MOGADISHU: Sporadic shooting Friday rang out in Mogadishu and witnesses said at least three people had died, a day after Islamist rebels displayed dozens of dead bodies said to be African Union and government troops.
Somali government forces said they were pushing further into Mogadishu’s northwest Deynile district, mopping up Al-Shabaab fighter positions within the city, following an offensive Thursday.
“There is sporadic fighting going on in Deynile district,” Abdulahi Ibrahim, a Somali government security official said. “The forces are moving deep into the district and the enemy is fleeing.”
Heavy fighting in the Mogadishu suburb began before dawn Thursday, as AU-backed Somali forces advanced on holdout Islamist Al-Shabaab positions.
Witnesses said Friday that at least three civilians had been killed in crossfire and 10 injured, since Thursday.
“Most people are fleeing into the trees. Some people are still trapped in some parts of the district. There is crossfire. I saw the bodies of at least three civilians and more than 10 others were injured,” a witness, Ali Ganey said.
The Al-Qaeda-linked militants late Thursday laid out in an area they hold outside the capital dozens of dead bodies in military uniforms they said were Burundian soldiers with the AU force whom they had killed.
Al-Shabaab spokesman Sheikh Ali Mohammad Rage boasted that the bodies of “over 70” soldiers were displayed in the dust to reporters, claims backed up by several witnesses.
If verified, the figures would represent the heaviest losses that AU forces in Mogadishu have suffered in some four years of bloody battles defending the weak Western-backed government against the hardline Al-Shabaab.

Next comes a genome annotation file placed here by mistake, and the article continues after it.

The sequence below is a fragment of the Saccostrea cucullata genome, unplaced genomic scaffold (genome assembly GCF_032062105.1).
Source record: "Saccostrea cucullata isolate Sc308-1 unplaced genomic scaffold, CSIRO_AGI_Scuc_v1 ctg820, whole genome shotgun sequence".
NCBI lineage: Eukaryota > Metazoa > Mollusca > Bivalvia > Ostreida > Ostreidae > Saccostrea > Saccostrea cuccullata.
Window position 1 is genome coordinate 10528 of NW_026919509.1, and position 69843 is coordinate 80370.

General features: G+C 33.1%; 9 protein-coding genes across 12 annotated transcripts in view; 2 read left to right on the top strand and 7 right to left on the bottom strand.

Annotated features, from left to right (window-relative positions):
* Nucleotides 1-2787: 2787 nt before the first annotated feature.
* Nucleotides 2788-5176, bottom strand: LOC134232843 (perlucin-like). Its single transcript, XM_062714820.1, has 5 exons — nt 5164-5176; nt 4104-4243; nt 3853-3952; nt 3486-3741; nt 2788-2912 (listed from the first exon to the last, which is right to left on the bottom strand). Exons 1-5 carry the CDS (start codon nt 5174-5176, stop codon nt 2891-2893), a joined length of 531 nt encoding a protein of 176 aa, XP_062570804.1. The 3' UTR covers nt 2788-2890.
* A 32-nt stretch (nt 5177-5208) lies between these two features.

But another witness Friday told Associated Press many of the bodies put on display were likely Somali government soldiers and an AU spokesman said Friday that the insurgents had stolen uniforms and dressed up scores of their own dead.
African Union Mission for Somalia (AMISOM) forces and government troops have pushed into remaining rebel areas in Mogadishu, after the bulk of Al-Shabaab abandoned fixed positions in August.
The Burundi army, whose troops occupy the AMISOM sector of recent fighting, did not deny the reports of losses but gave their own lower figures.
“We have lost six soldiers and 18 wounded, including four seriously,” said Burundian army spokesman Colonel Gaspard Baratuza, giving a “preliminary assessment.”
“I cannot say at this stage whether or not there are missing soldiers, because the Deynile operation continues, and the soldiers have not yet returned to their base,” he said.
Ugandan soldiers make up the bulk of the 9,000 strong AU force and control sections of the anarchic capital.
Al-Shabaab are also battling Kenyan troops in southern Somalia, after Nairobi launched an unprecedented military incursion Sunday against rebels they accuse of attacks and abduction of foreigners on its territory.
Al-Shabaab, who deny kidnapping foreigners, have warned of retaliation. “We are warning Kenyan troops against their invasion,” spokesman Rage said Friday.